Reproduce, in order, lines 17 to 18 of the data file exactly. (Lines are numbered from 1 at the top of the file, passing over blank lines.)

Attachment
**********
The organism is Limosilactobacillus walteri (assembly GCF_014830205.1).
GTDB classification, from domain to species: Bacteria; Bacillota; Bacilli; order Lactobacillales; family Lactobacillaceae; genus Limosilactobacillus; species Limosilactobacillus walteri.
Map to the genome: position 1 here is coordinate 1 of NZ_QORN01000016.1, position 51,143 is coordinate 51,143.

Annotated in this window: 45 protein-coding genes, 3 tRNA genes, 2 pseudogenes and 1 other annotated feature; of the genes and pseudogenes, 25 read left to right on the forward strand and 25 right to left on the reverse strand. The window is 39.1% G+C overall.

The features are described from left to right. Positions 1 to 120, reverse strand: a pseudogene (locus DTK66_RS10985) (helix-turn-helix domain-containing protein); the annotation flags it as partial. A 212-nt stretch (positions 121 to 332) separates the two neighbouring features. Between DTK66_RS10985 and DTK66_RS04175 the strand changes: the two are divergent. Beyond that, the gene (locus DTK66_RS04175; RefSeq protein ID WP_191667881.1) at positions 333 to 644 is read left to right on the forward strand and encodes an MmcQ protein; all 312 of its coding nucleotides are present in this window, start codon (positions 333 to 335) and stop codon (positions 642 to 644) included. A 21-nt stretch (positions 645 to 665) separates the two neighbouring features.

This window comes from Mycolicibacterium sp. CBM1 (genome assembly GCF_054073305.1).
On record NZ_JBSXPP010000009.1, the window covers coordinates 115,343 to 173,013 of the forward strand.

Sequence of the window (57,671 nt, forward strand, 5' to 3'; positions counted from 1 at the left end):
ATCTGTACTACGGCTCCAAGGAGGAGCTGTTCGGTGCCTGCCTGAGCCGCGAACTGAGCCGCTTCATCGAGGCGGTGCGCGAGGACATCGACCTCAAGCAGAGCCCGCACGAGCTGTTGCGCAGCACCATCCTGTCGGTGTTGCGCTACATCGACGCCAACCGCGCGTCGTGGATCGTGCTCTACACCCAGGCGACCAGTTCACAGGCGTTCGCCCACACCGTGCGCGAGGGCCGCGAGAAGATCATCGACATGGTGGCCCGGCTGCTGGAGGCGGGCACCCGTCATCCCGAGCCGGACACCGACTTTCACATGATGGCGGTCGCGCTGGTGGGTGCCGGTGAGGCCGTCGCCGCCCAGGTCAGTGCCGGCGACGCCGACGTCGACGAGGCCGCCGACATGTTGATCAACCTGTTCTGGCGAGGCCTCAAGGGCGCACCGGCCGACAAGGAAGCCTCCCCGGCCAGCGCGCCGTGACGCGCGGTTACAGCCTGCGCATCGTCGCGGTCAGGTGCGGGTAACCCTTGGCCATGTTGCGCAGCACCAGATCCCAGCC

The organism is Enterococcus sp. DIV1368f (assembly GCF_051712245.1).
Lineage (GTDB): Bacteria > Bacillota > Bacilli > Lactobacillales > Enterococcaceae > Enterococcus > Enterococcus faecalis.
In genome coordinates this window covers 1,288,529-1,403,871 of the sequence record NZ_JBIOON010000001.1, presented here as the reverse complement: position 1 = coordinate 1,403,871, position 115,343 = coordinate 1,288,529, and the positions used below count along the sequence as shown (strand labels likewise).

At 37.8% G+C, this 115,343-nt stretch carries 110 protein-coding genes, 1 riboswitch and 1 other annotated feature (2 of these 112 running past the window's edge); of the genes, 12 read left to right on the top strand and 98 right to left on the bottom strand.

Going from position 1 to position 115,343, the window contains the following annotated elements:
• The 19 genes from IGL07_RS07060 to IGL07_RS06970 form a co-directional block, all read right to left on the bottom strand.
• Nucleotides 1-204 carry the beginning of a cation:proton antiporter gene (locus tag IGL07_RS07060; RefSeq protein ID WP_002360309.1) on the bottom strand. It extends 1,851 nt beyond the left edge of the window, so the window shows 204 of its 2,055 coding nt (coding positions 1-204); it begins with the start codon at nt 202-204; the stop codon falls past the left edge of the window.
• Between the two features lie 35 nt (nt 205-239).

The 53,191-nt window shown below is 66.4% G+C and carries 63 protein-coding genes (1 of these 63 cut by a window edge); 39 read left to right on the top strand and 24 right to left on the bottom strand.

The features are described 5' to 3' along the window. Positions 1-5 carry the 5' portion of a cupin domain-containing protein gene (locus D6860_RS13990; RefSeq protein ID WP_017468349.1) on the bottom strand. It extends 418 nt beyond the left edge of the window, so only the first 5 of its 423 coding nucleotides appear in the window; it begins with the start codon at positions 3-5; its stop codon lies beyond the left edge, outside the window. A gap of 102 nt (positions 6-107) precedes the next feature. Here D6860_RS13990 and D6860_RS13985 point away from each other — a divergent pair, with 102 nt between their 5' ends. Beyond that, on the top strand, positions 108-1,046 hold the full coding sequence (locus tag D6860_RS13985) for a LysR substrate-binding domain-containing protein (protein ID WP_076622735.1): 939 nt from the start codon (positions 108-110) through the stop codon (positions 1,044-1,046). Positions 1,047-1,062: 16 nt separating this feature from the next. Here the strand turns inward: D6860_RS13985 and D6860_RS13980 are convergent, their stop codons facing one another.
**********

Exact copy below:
• Between the two features lie 35 nt (nt 205-239).

The 53,191-nt window shown below is 66.4% G+C and carries 63 protein-coding genes (1 of these 63 cut by a window edge); 39 read left to right on the top strand and 24 right to left on the bottom strand.